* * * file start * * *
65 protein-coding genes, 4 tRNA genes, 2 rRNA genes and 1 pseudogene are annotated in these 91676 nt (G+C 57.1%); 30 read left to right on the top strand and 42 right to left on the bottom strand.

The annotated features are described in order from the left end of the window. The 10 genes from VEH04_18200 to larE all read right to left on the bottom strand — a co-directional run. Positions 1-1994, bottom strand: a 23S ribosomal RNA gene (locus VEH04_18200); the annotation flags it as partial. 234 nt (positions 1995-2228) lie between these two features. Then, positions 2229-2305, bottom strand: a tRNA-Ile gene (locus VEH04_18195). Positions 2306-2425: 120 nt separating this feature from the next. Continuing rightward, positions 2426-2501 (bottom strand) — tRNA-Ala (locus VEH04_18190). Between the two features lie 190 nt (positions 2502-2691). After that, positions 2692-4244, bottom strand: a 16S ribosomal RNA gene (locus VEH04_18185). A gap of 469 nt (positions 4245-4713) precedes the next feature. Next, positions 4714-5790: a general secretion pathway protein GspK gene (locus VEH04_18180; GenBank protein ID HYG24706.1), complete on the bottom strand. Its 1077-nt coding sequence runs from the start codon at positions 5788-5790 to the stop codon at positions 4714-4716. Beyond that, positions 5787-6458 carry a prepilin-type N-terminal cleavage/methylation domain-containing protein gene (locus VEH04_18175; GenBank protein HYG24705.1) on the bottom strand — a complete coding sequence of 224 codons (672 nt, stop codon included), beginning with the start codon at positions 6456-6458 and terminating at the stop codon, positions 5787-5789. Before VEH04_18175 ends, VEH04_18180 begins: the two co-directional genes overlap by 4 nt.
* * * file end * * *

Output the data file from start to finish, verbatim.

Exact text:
65 protein-coding genes, 4 tRNA genes, 2 rRNA genes and 1 pseudogene are annotated in these 91676 nt (G+C 57.1%); 30 read left to right on the top strand and 42 right to left on the bottom strand.

The annotated features are described in order from the left end of the window. The 10 genes from VEH04_18200 to larE all read right to left on the bottom strand — a co-directional run. Positions 1-1994, bottom strand: a 23S ribosomal RNA gene (locus VEH04_18200); the annotation flags it as partial. 234 nt (positions 1995-2228) lie between these two features. Then, positions 2229-2305, bottom strand: a tRNA-Ile gene (locus VEH04_18195). Positions 2306-2425: 120 nt separating this feature from the next. Continuing rightward, positions 2426-2501 (bottom strand) — tRNA-Ala (locus VEH04_18190). Between the two features lie 190 nt (positions 2502-2691). After that, positions 2692-4244, bottom strand: a 16S ribosomal RNA gene (locus VEH04_18185). A gap of 469 nt (positions 4245-4713) precedes the next feature. Next, positions 4714-5790: a general secretion pathway protein GspK gene (locus VEH04_18180; GenBank protein ID HYG24706.1), complete on the bottom strand. Its 1077-nt coding sequence runs from the start codon at positions 5788-5790 to the stop codon at positions 4714-4716. Beyond that, positions 5787-6458 carry a prepilin-type N-terminal cleavage/methylation domain-containing protein gene (locus VEH04_18175; GenBank protein HYG24705.1) on the bottom strand — a complete coding sequence of 224 codons (672 nt, stop codon included), beginning with the start codon at positions 6456-6458 and terminating at the stop codon, positions 5787-5789. Before VEH04_18175 ends, VEH04_18180 begins: the two co-directional genes overlap by 4 nt.